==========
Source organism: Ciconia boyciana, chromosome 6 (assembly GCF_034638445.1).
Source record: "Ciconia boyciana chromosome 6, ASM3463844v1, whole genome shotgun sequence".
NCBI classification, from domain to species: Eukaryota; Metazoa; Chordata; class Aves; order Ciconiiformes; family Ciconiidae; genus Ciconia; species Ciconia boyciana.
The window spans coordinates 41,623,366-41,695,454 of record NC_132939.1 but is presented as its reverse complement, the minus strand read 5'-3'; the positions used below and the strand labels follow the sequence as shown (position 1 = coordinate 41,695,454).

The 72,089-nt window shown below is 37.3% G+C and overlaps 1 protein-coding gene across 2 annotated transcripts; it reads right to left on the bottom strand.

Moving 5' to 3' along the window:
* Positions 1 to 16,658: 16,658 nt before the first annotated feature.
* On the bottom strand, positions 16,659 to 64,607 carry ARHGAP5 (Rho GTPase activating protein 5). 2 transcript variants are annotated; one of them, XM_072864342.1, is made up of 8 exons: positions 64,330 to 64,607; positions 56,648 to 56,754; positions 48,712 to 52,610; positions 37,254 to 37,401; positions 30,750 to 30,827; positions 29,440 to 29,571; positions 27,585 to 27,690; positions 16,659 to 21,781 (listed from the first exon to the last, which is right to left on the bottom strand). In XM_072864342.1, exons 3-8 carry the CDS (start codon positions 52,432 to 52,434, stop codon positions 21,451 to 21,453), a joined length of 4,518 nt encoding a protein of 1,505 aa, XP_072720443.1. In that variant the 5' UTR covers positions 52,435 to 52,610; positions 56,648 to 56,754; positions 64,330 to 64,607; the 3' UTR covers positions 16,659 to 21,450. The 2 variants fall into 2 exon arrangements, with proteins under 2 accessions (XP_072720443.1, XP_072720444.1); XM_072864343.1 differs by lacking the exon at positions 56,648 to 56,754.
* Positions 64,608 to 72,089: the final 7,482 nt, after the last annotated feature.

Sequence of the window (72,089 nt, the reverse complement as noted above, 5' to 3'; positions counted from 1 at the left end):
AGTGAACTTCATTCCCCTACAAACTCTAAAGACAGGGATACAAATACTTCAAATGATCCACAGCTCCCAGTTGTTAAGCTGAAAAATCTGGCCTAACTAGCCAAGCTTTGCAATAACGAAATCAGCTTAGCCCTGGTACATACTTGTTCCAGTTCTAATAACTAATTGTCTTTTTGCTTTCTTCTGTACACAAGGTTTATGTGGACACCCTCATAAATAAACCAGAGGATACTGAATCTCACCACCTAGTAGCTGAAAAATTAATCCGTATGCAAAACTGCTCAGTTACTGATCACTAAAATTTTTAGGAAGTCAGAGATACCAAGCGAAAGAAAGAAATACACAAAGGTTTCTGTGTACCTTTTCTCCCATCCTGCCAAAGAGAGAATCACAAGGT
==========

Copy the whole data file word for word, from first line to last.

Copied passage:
Source organism: Ciconia boyciana, chromosome 6 (assembly GCF_034638445.1).
Source record: "Ciconia boyciana chromosome 6, ASM3463844v1, whole genome shotgun sequence".
NCBI classification, from domain to species: Eukaryota; Metazoa; Chordata; class Aves; order Ciconiiformes; family Ciconiidae; genus Ciconia; species Ciconia boyciana.
The window spans coordinates 41,623,366-41,695,454 of record NC_132939.1 but is presented as its reverse complement, the minus strand read 5'-3'; the positions used below and the strand labels follow the sequence as shown (position 1 = coordinate 41,695,454).

The 72,089-nt window shown below is 37.3% G+C and overlaps 1 protein-coding gene across 2 annotated transcripts; it reads right to left on the bottom strand.

Moving 5' to 3' along the window:
* Positions 1 to 16,658: 16,658 nt before the first annotated feature.
* On the bottom strand, positions 16,659 to 64,607 carry ARHGAP5 (Rho GTPase activating protein 5). 2 transcript variants are annotated; one of them, XM_072864342.1, is made up of 8 exons: positions 64,330 to 64,607; positions 56,648 to 56,754; positions 48,712 to 52,610; positions 37,254 to 37,401; positions 30,750 to 30,827; positions 29,440 to 29,571; positions 27,585 to 27,690; positions 16,659 to 21,781 (listed from the first exon to the last, which is right to left on the bottom strand). In XM_072864342.1, exons 3-8 carry the CDS (start codon positions 52,432 to 52,434, stop codon positions 21,451 to 21,453), a joined length of 4,518 nt encoding a protein of 1,505 aa, XP_072720443.1. In that variant the 5' UTR covers positions 52,435 to 52,610; positions 56,648 to 56,754; positions 64,330 to 64,607; the 3' UTR covers positions 16,659 to 21,450. The 2 variants fall into 2 exon arrangements, with proteins under 2 accessions (XP_072720443.1, XP_072720444.1); XM_072864343.1 differs by lacking the exon at positions 56,648 to 56,754.
* Positions 64,608 to 72,089: the final 7,482 nt, after the last annotated feature.

Sequence of the window (72,089 nt, the reverse complement as noted above, 5' to 3'; positions counted from 1 at the left end):
AGTGAACTTCATTCCCCTACAAACTCTAAAGACAGGGATACAAATACTTCAAATGATCCACAGCTCCCAGTTGTTAAGCTGAAAAATCTGGCCTAACTAGCCAAGCTTTGCAATAACGAAATCAGCTTAGCCCTGGTACATACTTGTTCCAGTTCTAATAACTAATTGTCTTTTTGCTTTCTTCTGTACACAAGGTTTATGTGGACACCCTCATAAATAAACCAGAGGATACTGAATCTCACCACCTAGTAGCTGAAAAATTAATCCGTATGCAAAACTGCTCAGTTACTGATCACTAAAATTTTTAGGAAGTCAGAGATACCAAGCGAAAGAAAGAAATACACAAAGGTTTCTGTGTACCTTTTCTCCCATCCTGCCAAAGAGAGAATCACAAGGT